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I'm facing an optimization problem:

I've a graph with a lot of nodes (10^5) that represents points on a plane surface.

I need to find the shortest path on the graph in order to reach the "end node", starting from the "start node".

any pair of nodes can be connected or not. Checking if they are connected is a very costly operation. If they are connected, the weight associated to the link is the euclidean distance between the two nodes.

At the moment I'm only checking all links from the "current node" to every other node, in order to fill the "open list" for A*. I chose A*, beacuse it seems the best algorithm in pathfinding and I've a fast, admissible and easy heuristic H for a node J (H = distance to the goal) but I'm not sure it's good for my problem.

Building the graph up front is unmanageable, N^2 links needs to be checked, it's too slow. At the moment (almst) the entire graph is built only if there's no solution, no path from the beginning to the end.

I'd like a hint for a better solution... thank you!

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How is CheckLink implemented? A* building a near-complete graph when a solution cannot be found is to be expected. – Fred Foo Mar 20 '11 at 14:41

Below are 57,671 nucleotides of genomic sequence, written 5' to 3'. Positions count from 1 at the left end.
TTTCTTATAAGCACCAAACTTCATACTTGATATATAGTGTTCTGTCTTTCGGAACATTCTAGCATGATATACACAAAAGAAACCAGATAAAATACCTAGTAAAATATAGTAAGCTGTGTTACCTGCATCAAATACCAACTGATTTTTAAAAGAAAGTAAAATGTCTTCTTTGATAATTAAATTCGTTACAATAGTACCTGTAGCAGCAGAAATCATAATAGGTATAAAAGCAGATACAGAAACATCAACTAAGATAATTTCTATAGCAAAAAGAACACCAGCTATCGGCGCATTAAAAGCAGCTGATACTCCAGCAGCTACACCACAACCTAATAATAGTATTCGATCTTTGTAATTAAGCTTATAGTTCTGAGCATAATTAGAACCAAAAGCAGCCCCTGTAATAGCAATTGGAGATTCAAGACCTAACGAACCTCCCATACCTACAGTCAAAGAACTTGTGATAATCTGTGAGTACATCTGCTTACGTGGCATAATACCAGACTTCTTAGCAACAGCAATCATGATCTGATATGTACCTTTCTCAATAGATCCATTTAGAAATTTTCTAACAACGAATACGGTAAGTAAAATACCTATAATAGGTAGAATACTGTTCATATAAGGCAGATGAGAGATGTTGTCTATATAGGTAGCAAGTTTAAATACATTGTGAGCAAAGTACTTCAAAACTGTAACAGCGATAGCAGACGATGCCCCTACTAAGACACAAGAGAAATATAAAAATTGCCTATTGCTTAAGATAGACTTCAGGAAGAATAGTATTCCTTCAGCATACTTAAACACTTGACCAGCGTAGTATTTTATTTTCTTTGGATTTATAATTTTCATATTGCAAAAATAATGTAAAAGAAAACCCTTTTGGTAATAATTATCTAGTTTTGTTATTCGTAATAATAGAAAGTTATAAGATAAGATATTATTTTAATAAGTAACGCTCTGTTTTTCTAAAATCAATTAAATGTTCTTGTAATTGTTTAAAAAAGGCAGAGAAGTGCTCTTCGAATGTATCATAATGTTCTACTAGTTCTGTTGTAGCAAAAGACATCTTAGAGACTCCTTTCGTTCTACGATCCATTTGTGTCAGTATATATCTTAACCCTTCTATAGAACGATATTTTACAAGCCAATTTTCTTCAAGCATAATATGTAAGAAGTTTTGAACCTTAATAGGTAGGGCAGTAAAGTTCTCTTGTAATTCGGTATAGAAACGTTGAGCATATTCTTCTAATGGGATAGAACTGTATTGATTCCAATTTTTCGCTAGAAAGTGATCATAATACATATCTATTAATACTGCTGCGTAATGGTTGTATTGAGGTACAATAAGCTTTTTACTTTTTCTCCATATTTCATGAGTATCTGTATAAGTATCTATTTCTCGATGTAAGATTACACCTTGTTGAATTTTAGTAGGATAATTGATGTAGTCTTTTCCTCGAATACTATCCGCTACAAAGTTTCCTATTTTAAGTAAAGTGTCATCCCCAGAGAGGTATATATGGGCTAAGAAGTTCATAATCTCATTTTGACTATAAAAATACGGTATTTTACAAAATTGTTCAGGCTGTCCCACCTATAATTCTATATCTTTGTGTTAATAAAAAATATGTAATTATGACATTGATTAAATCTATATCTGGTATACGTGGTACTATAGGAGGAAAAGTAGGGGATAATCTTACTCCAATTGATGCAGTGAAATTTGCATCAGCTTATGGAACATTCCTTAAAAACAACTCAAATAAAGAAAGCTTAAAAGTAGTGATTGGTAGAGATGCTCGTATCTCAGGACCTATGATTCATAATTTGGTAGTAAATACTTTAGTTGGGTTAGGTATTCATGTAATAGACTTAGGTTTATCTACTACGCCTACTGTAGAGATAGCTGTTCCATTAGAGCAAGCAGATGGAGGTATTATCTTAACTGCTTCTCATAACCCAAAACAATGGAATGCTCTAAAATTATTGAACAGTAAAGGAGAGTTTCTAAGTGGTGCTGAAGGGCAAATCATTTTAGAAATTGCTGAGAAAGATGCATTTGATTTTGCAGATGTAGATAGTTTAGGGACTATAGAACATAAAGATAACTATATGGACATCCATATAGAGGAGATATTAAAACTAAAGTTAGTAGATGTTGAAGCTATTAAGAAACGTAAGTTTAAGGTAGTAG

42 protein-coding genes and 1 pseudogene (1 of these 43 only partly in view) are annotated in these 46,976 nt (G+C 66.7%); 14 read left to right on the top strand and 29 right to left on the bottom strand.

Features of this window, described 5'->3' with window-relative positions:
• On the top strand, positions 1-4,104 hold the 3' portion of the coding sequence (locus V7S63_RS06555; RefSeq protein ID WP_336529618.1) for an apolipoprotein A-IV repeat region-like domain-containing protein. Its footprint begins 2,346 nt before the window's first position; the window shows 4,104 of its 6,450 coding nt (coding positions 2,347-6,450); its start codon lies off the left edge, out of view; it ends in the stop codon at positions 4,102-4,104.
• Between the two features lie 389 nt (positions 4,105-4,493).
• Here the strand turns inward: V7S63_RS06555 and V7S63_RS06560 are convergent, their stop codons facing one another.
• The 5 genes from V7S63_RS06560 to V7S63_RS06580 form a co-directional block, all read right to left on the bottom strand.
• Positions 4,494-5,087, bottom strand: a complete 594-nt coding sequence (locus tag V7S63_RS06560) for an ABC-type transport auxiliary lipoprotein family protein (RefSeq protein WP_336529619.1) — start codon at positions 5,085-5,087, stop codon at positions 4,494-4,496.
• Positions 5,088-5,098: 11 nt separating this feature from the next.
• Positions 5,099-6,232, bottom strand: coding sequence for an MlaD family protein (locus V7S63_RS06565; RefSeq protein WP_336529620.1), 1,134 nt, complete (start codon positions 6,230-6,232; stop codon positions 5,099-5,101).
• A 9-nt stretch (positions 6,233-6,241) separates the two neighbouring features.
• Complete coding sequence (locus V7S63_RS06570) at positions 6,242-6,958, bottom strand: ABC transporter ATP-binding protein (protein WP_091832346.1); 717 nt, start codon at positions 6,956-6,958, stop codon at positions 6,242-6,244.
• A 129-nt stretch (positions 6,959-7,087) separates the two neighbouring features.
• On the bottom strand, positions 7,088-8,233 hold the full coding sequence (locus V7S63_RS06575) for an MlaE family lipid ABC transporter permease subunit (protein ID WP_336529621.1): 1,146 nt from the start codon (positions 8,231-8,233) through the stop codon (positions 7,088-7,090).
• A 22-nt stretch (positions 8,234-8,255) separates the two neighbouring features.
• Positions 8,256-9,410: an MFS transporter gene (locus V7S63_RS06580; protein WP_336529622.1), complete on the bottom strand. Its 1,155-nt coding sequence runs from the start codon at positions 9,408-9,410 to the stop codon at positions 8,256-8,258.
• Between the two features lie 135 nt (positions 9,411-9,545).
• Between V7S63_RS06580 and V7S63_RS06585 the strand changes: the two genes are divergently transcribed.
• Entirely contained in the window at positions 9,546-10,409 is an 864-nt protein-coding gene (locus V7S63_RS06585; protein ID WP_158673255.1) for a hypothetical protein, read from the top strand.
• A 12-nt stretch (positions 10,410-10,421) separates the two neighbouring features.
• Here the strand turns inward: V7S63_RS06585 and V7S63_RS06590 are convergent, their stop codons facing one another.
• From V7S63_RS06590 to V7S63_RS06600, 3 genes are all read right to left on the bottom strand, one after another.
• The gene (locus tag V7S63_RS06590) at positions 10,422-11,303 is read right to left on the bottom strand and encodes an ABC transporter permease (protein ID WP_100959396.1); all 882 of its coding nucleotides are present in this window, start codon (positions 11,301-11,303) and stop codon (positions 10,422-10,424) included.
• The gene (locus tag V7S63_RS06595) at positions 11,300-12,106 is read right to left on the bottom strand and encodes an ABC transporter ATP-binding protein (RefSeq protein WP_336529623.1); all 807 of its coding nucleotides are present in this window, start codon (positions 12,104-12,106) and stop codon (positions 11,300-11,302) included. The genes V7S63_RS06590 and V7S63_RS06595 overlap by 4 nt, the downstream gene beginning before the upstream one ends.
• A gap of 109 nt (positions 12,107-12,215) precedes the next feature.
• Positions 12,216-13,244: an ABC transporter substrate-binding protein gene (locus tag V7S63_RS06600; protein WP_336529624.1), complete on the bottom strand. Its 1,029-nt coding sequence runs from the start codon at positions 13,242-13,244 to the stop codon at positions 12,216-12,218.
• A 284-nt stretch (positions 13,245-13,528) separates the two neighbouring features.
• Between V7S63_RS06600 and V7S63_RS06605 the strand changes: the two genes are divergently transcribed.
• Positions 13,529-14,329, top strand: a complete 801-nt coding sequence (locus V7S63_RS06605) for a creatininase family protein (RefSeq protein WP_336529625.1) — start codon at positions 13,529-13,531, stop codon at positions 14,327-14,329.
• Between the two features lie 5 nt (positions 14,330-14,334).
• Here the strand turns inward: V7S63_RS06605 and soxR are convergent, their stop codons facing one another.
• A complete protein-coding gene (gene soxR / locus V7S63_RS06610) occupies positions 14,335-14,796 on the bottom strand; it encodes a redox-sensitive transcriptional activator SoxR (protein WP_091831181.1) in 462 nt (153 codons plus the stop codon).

Bresenham algorithm over an "image-like" grid – ugasoft Mar 21 '11 at 8:11

This is really two problems in one. I'm not familiar with the Bresenham algorithm, so I can only suggest you check out the optimization given in the Wikipedia and the links there.

As for A*: it building almost the entire graph is, as I said before, nearly unavoidable. You could experiment with variants such as recursive best-first search or IDA* (Russell & Norvig, chapter 4 in the 2nd ed.) to save some memory and maybe some time, if your memory is slow..

Depending on your graph structure, it might also be worthwhile to implement a bidirectional search. The simplest bidir algorithm would run A* search from A to B in one thread and from B to A in another, until either of them finds a solution or finds out that it is stuck. The other thread can then be killed. (One problem with this is that if there is a solution, you've wasted a lot of time, so it's only useful if you have a spare processor core that would otherwise be idle.)

A more sophisticated algo would also check if the two find the same point in the graph, then kill the threads and combine their results. This can be implemented by interleaving the steps in the two searches; a parallel version might be quite complicated.

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I forgot about starting from both ends. That's a good suggestion. Parallelizing could also be helpful if CheckLink does not require locking. – Judge Maygarden Mar 21 '11 at 13:33

Unless you can deal with a greedy algorithm that won't guarantee an optimal solution, then this A* approach is probably as good as you are going to get. No algorithm can avoid checking every vertex if a path does not exist without extra infornation that allows some vertices to be pruned. Perhaps the CheckLink operation could be optimized? Can the link information be cached in an format that is faster to access or does the "image-like" data change for every run?

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+1, although A* might still be saved; see my answer. – Fred Foo Mar 21 '11 at 10:57

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